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Zen masters used the medium of paper, brush, and ink to create Zenga–art formed with “brushstrokes of enlightenment.” Over the centuries, Zenga were widely dispersed over Japan, displayed everywhere–in temples, in farm houses, in merchant shops, in samurai villas, and in lordly castles. In modern times, Zenga have been recognized as one of the glories of world culture, and many wonderful Zenga have come to the West to work their magic.


To view our collection of Zenga for sale, please visit the Zen Art Gallery, which is curated by Zen Art expert John Stevens, who is also the author of this blog.

Zen Art

  • One Year Later

    April 27, 2012

    March 11 marked one year since the disastrous earthquake and tsunami struck Sendai, Japan, and the surrounding area. As I mentioned, all of my family members, friends, and colleagues fortunately...

    This post was posted in Zen Art

  • Cutting to the Heart

    February 1, 2012

    Nakayama Hakudo is one of the greatest swordsmen of 20th century Japan and the father of iaido. He coined the term. Hakudo was active both before and after World War...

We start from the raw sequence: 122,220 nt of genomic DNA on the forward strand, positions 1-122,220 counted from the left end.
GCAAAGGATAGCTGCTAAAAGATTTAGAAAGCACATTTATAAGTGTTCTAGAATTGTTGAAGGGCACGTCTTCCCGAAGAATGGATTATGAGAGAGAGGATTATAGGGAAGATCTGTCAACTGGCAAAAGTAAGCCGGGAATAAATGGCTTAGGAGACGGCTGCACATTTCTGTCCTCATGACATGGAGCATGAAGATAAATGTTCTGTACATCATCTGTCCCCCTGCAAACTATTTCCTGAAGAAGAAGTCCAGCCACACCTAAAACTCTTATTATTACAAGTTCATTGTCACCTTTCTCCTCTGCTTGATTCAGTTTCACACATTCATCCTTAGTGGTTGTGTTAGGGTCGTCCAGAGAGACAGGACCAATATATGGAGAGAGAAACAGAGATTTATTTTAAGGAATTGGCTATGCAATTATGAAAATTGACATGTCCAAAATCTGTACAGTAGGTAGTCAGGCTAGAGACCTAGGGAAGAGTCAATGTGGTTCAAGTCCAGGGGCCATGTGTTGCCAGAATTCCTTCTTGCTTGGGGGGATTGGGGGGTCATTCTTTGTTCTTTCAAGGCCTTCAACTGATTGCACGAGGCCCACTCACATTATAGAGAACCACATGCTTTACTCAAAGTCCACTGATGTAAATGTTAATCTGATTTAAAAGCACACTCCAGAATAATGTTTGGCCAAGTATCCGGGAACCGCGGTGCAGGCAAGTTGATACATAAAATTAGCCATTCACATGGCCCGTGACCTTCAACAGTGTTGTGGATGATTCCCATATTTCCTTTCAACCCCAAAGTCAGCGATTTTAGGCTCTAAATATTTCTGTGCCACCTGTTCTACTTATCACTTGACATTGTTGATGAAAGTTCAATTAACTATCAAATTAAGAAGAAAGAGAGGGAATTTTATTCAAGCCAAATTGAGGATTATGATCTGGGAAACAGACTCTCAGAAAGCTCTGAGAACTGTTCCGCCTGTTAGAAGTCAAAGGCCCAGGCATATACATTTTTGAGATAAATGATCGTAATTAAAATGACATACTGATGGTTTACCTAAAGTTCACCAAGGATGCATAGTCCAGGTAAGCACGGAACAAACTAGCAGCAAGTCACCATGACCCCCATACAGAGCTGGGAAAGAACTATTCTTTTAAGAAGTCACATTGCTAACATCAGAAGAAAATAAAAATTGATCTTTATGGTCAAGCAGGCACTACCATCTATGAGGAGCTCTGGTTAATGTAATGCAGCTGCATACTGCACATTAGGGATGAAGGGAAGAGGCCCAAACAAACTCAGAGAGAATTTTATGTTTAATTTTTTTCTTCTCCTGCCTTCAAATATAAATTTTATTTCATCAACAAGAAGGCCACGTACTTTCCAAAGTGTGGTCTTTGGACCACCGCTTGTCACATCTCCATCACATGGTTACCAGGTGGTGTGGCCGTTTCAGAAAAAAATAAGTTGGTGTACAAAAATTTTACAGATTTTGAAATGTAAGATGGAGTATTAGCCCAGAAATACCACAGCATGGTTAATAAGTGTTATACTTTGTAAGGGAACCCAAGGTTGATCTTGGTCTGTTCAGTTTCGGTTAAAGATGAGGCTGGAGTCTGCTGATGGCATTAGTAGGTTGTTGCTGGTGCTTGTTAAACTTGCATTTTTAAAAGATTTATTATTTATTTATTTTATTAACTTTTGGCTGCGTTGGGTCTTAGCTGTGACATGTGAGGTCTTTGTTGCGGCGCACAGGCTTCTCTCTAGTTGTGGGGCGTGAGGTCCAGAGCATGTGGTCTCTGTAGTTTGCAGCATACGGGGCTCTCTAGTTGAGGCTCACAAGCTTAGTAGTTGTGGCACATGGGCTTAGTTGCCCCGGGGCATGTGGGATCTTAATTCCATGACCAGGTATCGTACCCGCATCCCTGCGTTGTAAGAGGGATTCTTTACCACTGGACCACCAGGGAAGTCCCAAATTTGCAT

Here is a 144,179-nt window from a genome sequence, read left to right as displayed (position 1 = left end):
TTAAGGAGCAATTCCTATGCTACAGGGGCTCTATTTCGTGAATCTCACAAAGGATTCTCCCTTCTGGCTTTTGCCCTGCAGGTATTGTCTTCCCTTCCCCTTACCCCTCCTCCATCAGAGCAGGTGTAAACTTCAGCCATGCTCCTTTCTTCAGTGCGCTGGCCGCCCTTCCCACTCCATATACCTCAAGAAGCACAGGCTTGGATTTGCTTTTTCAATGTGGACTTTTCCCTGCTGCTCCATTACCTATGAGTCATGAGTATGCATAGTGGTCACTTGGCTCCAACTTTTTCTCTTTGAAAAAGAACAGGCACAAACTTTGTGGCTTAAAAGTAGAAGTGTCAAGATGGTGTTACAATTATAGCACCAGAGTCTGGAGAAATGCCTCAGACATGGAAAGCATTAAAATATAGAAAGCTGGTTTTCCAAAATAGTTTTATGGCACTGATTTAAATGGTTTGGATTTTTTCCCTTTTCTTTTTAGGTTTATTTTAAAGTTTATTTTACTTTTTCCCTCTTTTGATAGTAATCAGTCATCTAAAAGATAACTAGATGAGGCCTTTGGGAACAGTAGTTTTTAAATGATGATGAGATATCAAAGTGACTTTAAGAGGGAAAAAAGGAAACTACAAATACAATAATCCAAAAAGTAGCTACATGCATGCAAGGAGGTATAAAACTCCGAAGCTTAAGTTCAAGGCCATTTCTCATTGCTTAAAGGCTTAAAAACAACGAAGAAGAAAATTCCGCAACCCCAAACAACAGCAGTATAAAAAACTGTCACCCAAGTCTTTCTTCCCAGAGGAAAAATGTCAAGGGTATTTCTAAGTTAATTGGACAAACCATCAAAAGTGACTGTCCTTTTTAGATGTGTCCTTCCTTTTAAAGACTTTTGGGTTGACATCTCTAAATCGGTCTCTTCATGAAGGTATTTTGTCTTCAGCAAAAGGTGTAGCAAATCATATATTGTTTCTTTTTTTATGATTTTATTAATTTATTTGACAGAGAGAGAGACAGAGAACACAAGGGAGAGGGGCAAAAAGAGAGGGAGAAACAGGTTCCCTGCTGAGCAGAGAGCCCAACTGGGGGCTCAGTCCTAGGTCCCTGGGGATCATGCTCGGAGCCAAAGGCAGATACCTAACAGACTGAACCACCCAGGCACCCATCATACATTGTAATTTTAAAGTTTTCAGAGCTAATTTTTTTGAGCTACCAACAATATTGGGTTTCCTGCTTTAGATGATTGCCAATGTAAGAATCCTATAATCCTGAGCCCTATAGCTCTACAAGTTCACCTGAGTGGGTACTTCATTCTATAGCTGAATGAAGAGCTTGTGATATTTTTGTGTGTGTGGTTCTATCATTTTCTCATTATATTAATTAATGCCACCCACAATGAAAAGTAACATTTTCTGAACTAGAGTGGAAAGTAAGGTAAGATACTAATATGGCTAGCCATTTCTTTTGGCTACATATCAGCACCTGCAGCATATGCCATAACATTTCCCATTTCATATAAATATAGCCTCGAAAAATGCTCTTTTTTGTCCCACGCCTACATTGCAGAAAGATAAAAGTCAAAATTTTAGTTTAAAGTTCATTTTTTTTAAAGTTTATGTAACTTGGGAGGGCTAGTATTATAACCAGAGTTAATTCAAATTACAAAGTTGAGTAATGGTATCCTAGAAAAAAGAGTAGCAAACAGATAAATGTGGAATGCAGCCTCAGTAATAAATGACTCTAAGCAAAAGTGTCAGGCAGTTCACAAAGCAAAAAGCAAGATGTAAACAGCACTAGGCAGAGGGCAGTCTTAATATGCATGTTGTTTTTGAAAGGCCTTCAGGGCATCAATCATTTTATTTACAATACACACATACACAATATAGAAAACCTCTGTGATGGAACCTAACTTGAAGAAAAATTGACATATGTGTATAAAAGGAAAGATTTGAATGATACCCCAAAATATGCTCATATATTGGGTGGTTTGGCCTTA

This post was posted in Zen Art

  • New Year Greeting

    January 10, 2012

    It is customary for Zen masters to have a break in their busy schedules over the New Year. Many of them used this time to brush Zenga—for the patrons of...

    This post was posted in Zen Art

  • “I’ve got my eye on you”

    December 5, 2011

    It is not only Bodhidharma that has his eye on us.  The above image is said to be the oldest and most faithful portrait of Shakyamuni Buddha (The picture is...

    This post was posted in Zen Art

  • In Your Face Daruma

    October 10, 2011

    The Hakuin Side View Daruma from the Felix Hess Kaeru-an Collection now on display at the Buddha Spur exhibition at the Bochum Kunstmuseum in Germany. “I’ve got my eye on...

    This post was posted in Zen Art

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